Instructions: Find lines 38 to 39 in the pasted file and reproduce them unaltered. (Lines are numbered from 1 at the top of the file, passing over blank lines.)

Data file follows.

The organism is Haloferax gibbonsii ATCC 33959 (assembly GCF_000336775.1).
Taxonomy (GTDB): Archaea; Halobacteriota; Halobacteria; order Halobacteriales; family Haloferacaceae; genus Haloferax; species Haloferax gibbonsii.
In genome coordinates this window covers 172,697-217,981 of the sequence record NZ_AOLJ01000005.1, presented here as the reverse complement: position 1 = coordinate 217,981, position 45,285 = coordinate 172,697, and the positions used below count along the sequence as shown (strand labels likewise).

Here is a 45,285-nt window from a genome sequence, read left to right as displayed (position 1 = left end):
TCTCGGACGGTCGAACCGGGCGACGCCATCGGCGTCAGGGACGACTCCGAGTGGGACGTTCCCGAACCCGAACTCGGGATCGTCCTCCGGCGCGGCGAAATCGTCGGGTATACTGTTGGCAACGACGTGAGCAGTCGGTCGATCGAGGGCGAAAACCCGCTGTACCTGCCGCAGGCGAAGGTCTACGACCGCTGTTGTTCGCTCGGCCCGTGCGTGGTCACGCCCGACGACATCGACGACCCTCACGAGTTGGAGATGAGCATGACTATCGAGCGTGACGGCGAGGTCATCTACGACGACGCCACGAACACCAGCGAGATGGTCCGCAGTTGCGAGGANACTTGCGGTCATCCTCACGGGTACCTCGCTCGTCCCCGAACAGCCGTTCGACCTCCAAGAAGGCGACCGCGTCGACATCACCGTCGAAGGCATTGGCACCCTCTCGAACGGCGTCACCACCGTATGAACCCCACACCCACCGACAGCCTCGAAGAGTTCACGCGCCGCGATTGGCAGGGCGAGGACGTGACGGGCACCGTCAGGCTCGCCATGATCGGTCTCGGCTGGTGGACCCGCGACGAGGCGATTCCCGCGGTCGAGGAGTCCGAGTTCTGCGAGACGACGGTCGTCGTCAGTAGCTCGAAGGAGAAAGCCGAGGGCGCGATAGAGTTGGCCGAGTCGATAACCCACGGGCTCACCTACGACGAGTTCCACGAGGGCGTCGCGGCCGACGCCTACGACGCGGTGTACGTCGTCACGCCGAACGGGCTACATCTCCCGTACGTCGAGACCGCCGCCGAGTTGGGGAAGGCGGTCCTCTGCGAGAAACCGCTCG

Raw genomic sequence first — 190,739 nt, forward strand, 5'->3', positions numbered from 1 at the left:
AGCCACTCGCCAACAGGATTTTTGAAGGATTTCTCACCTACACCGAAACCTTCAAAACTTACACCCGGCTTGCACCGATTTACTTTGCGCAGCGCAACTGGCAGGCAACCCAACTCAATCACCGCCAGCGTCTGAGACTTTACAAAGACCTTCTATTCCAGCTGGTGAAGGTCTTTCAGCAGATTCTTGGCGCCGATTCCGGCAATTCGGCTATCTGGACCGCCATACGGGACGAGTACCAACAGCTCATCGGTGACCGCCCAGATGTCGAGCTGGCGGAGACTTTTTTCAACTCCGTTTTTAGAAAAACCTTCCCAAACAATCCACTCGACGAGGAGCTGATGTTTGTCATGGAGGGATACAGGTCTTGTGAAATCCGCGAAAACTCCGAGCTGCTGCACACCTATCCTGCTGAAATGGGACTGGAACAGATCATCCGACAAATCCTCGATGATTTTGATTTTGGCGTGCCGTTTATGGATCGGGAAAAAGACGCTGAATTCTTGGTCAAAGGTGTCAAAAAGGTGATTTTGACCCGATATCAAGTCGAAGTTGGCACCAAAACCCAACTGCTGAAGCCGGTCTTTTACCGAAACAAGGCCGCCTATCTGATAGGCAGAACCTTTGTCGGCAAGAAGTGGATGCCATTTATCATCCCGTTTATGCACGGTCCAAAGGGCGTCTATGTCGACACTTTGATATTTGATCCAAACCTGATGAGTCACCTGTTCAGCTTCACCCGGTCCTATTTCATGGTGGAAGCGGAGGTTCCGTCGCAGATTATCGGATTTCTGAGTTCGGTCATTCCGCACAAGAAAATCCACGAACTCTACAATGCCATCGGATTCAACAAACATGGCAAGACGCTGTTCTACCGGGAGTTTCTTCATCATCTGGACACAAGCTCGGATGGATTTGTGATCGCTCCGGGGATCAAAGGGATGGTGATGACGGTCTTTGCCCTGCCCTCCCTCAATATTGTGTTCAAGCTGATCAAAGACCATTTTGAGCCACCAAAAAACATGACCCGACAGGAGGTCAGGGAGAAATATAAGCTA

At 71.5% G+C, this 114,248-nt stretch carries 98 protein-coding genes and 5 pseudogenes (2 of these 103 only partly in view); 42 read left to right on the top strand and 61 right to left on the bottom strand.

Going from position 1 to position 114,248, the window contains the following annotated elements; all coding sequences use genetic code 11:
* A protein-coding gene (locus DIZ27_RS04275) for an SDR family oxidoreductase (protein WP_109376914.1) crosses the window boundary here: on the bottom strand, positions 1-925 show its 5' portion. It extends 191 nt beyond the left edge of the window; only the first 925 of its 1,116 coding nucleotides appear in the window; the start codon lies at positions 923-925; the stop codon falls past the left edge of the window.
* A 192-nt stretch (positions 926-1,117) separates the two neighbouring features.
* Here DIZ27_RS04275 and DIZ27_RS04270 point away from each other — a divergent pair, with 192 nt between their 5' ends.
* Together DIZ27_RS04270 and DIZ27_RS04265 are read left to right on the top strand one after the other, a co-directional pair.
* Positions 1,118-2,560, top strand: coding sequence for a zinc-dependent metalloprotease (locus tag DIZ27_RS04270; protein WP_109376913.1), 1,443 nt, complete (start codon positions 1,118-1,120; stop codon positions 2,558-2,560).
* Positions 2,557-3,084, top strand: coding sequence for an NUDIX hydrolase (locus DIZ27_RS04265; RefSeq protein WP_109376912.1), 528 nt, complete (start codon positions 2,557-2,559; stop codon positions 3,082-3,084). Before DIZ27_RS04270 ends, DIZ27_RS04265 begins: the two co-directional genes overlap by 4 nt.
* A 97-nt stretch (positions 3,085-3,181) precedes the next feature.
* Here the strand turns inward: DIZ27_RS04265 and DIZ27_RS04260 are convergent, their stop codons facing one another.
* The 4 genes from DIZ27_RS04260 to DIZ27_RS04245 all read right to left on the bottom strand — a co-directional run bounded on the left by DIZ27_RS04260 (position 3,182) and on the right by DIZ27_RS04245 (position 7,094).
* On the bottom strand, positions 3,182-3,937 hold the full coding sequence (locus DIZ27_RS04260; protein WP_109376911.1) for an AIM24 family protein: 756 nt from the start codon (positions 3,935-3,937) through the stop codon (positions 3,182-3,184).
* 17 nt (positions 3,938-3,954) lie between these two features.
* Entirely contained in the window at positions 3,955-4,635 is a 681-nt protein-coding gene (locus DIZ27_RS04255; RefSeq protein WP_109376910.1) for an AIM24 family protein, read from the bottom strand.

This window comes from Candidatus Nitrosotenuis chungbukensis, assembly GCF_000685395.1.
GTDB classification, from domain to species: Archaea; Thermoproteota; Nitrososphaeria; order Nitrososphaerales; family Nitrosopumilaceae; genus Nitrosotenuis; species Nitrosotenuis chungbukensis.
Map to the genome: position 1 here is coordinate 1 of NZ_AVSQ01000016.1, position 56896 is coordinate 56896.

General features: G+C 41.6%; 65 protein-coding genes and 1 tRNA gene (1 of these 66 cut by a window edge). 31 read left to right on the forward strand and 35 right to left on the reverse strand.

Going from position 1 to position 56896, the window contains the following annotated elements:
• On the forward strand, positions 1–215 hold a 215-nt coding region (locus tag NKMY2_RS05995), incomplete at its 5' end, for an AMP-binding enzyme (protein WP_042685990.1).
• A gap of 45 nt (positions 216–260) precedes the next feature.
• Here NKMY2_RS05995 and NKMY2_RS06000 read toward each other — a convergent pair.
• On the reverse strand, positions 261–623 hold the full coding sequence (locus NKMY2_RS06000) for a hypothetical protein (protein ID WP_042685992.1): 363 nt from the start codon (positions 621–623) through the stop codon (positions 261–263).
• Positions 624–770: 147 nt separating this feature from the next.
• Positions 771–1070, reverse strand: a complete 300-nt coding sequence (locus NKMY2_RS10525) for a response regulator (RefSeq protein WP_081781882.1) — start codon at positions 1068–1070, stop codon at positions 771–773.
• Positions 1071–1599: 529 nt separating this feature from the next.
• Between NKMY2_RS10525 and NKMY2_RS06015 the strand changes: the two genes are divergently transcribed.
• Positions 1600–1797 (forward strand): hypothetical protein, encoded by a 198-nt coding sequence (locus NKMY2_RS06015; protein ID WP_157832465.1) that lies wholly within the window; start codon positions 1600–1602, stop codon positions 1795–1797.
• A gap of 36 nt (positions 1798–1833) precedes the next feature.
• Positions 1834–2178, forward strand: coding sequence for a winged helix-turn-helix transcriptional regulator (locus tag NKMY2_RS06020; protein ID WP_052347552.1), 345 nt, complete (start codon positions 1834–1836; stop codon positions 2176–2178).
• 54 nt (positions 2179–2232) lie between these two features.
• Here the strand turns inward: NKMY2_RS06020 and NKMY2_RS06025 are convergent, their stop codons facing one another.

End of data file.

• 54 nt (positions 2179–2232) lie between these two features.
• Here the strand turns inward: NKMY2_RS06020 and NKMY2_RS06025 are convergent, their stop codons facing one another.